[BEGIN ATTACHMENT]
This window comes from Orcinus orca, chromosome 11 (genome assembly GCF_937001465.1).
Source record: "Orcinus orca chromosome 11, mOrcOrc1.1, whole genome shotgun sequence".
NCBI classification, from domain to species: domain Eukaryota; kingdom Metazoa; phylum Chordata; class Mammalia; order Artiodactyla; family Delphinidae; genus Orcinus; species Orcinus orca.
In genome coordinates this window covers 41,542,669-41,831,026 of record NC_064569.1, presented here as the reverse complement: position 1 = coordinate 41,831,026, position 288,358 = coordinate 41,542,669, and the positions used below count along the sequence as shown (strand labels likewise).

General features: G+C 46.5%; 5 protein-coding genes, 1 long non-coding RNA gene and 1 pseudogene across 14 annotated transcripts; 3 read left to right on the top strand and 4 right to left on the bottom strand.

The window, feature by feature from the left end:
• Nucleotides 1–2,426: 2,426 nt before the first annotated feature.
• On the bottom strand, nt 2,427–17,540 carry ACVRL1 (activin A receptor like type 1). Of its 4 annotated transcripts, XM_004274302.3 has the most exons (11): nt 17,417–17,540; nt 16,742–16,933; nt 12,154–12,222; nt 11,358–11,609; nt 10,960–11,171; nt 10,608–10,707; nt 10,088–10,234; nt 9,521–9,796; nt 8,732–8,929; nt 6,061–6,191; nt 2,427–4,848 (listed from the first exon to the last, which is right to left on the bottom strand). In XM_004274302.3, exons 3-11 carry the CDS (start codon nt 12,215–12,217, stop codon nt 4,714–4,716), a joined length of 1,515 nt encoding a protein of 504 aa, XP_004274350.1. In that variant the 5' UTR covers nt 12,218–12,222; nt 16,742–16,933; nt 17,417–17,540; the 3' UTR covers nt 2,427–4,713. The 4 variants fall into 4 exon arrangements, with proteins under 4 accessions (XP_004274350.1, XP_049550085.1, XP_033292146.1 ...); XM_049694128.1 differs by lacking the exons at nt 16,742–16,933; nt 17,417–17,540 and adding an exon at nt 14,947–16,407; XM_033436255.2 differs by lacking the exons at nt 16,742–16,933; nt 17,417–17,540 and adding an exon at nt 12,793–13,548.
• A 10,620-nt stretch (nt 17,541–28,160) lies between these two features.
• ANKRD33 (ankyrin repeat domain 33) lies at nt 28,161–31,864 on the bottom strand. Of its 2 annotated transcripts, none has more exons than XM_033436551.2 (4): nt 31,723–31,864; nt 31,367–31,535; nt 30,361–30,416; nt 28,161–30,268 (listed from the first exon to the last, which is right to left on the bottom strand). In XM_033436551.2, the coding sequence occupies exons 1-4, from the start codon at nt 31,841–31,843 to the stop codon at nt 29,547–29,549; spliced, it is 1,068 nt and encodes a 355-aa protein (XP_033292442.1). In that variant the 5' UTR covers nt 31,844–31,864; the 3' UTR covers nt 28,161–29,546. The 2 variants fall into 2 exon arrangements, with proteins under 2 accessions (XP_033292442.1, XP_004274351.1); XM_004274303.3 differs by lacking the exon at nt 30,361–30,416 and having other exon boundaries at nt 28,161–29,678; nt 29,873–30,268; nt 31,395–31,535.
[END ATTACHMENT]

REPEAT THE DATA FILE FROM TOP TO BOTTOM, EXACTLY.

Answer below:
This window comes from Orcinus orca, chromosome 11 (genome assembly GCF_937001465.1).
Source record: "Orcinus orca chromosome 11, mOrcOrc1.1, whole genome shotgun sequence".
NCBI classification, from domain to species: domain Eukaryota; kingdom Metazoa; phylum Chordata; class Mammalia; order Artiodactyla; family Delphinidae; genus Orcinus; species Orcinus orca.
In genome coordinates this window covers 41,542,669-41,831,026 of record NC_064569.1, presented here as the reverse complement: position 1 = coordinate 41,831,026, position 288,358 = coordinate 41,542,669, and the positions used below count along the sequence as shown (strand labels likewise).

General features: G+C 46.5%; 5 protein-coding genes, 1 long non-coding RNA gene and 1 pseudogene across 14 annotated transcripts; 3 read left to right on the top strand and 4 right to left on the bottom strand.

The window, feature by feature from the left end:
• Nucleotides 1–2,426: 2,426 nt before the first annotated feature.
• On the bottom strand, nt 2,427–17,540 carry ACVRL1 (activin A receptor like type 1). Of its 4 annotated transcripts, XM_004274302.3 has the most exons (11): nt 17,417–17,540; nt 16,742–16,933; nt 12,154–12,222; nt 11,358–11,609; nt 10,960–11,171; nt 10,608–10,707; nt 10,088–10,234; nt 9,521–9,796; nt 8,732–8,929; nt 6,061–6,191; nt 2,427–4,848 (listed from the first exon to the last, which is right to left on the bottom strand). In XM_004274302.3, exons 3-11 carry the CDS (start codon nt 12,215–12,217, stop codon nt 4,714–4,716), a joined length of 1,515 nt encoding a protein of 504 aa, XP_004274350.1. In that variant the 5' UTR covers nt 12,218–12,222; nt 16,742–16,933; nt 17,417–17,540; the 3' UTR covers nt 2,427–4,713. The 4 variants fall into 4 exon arrangements, with proteins under 4 accessions (XP_004274350.1, XP_049550085.1, XP_033292146.1 ...); XM_049694128.1 differs by lacking the exons at nt 16,742–16,933; nt 17,417–17,540 and adding an exon at nt 14,947–16,407; XM_033436255.2 differs by lacking the exons at nt 16,742–16,933; nt 17,417–17,540 and adding an exon at nt 12,793–13,548.
• A 10,620-nt stretch (nt 17,541–28,160) lies between these two features.
• ANKRD33 (ankyrin repeat domain 33) lies at nt 28,161–31,864 on the bottom strand. Of its 2 annotated transcripts, none has more exons than XM_033436551.2 (4): nt 31,723–31,864; nt 31,367–31,535; nt 30,361–30,416; nt 28,161–30,268 (listed from the first exon to the last, which is right to left on the bottom strand). In XM_033436551.2, the coding sequence occupies exons 1-4, from the start codon at nt 31,841–31,843 to the stop codon at nt 29,547–29,549; spliced, it is 1,068 nt and encodes a 355-aa protein (XP_033292442.1). In that variant the 5' UTR covers nt 31,844–31,864; the 3' UTR covers nt 28,161–29,546. The 2 variants fall into 2 exon arrangements, with proteins under 2 accessions (XP_033292442.1, XP_004274351.1); XM_004274303.3 differs by lacking the exon at nt 30,361–30,416 and having other exon boundaries at nt 28,161–29,678; nt 29,873–30,268; nt 31,395–31,535.